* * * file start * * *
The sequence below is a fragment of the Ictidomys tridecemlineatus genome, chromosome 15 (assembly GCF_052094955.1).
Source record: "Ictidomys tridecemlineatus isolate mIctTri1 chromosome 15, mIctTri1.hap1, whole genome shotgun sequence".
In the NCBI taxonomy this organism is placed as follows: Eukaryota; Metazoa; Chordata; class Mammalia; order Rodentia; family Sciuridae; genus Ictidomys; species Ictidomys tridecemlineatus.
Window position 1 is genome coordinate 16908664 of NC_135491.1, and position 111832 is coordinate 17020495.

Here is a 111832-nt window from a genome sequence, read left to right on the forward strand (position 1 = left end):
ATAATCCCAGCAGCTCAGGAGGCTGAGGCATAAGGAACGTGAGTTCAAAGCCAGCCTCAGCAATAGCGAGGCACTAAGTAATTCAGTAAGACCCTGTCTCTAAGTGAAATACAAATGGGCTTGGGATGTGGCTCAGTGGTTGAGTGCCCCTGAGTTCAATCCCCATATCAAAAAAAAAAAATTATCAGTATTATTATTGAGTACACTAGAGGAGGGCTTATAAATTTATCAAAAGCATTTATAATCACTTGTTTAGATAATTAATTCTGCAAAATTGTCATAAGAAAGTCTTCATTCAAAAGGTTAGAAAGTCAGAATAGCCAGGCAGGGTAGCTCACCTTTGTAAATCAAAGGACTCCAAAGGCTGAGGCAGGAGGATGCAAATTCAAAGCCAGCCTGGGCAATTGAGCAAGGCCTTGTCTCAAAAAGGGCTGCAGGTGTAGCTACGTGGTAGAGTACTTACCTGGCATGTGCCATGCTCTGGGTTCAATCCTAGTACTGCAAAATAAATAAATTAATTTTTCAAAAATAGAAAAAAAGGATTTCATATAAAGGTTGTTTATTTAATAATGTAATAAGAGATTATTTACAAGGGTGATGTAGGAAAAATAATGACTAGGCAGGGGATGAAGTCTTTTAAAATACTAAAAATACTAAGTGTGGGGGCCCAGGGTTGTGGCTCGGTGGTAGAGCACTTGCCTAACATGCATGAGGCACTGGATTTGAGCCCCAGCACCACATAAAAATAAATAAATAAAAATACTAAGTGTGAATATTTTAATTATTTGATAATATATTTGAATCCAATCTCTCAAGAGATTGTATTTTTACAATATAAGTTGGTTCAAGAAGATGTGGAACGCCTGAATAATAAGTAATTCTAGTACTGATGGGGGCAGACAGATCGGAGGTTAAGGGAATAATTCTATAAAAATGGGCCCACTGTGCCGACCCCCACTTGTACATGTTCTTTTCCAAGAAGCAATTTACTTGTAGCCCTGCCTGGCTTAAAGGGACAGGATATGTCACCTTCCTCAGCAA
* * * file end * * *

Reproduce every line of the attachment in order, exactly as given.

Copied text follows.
The sequence below is a fragment of the Ictidomys tridecemlineatus genome, chromosome 15 (assembly GCF_052094955.1).
Source record: "Ictidomys tridecemlineatus isolate mIctTri1 chromosome 15, mIctTri1.hap1, whole genome shotgun sequence".
In the NCBI taxonomy this organism is placed as follows: Eukaryota; Metazoa; Chordata; class Mammalia; order Rodentia; family Sciuridae; genus Ictidomys; species Ictidomys tridecemlineatus.
Window position 1 is genome coordinate 16908664 of NC_135491.1, and position 111832 is coordinate 17020495.

Here is a 111832-nt window from a genome sequence, read left to right on the forward strand (position 1 = left end):
ATAATCCCAGCAGCTCAGGAGGCTGAGGCATAAGGAACGTGAGTTCAAAGCCAGCCTCAGCAATAGCGAGGCACTAAGTAATTCAGTAAGACCCTGTCTCTAAGTGAAATACAAATGGGCTTGGGATGTGGCTCAGTGGTTGAGTGCCCCTGAGTTCAATCCCCATATCAAAAAAAAAAAATTATCAGTATTATTATTGAGTACACTAGAGGAGGGCTTATAAATTTATCAAAAGCATTTATAATCACTTGTTTAGATAATTAATTCTGCAAAATTGTCATAAGAAAGTCTTCATTCAAAAGGTTAGAAAGTCAGAATAGCCAGGCAGGGTAGCTCACCTTTGTAAATCAAAGGACTCCAAAGGCTGAGGCAGGAGGATGCAAATTCAAAGCCAGCCTGGGCAATTGAGCAAGGCCTTGTCTCAAAAAGGGCTGCAGGTGTAGCTACGTGGTAGAGTACTTACCTGGCATGTGCCATGCTCTGGGTTCAATCCTAGTACTGCAAAATAAATAAATTAATTTTTCAAAAATAGAAAAAAAGGATTTCATATAAAGGTTGTTTATTTAATAATGTAATAAGAGATTATTTACAAGGGTGATGTAGGAAAAATAATGACTAGGCAGGGGATGAAGTCTTTTAAAATACTAAAAATACTAAGTGTGGGGGCCCAGGGTTGTGGCTCGGTGGTAGAGCACTTGCCTAACATGCATGAGGCACTGGATTTGAGCCCCAGCACCACATAAAAATAAATAAATAAAAATACTAAGTGTGAATATTTTAATTATTTGATAATATATTTGAATCCAATCTCTCAAGAGATTGTATTTTTACAATATAAGTTGGTTCAAGAAGATGTGGAACGCCTGAATAATAAGTAATTCTAGTACTGATGGGGGCAGACAGATCGGAGGTTAAGGGAATAATTCTATAAAAATGGGCCCACTGTGCCGACCCCCACTTGTACATGTTCTTTTCCAAGAAGCAATTTACTTGTAGCCCTGCCTGGCTTAAAGGGACAGGATATGTCACCTTCCTCAGCAA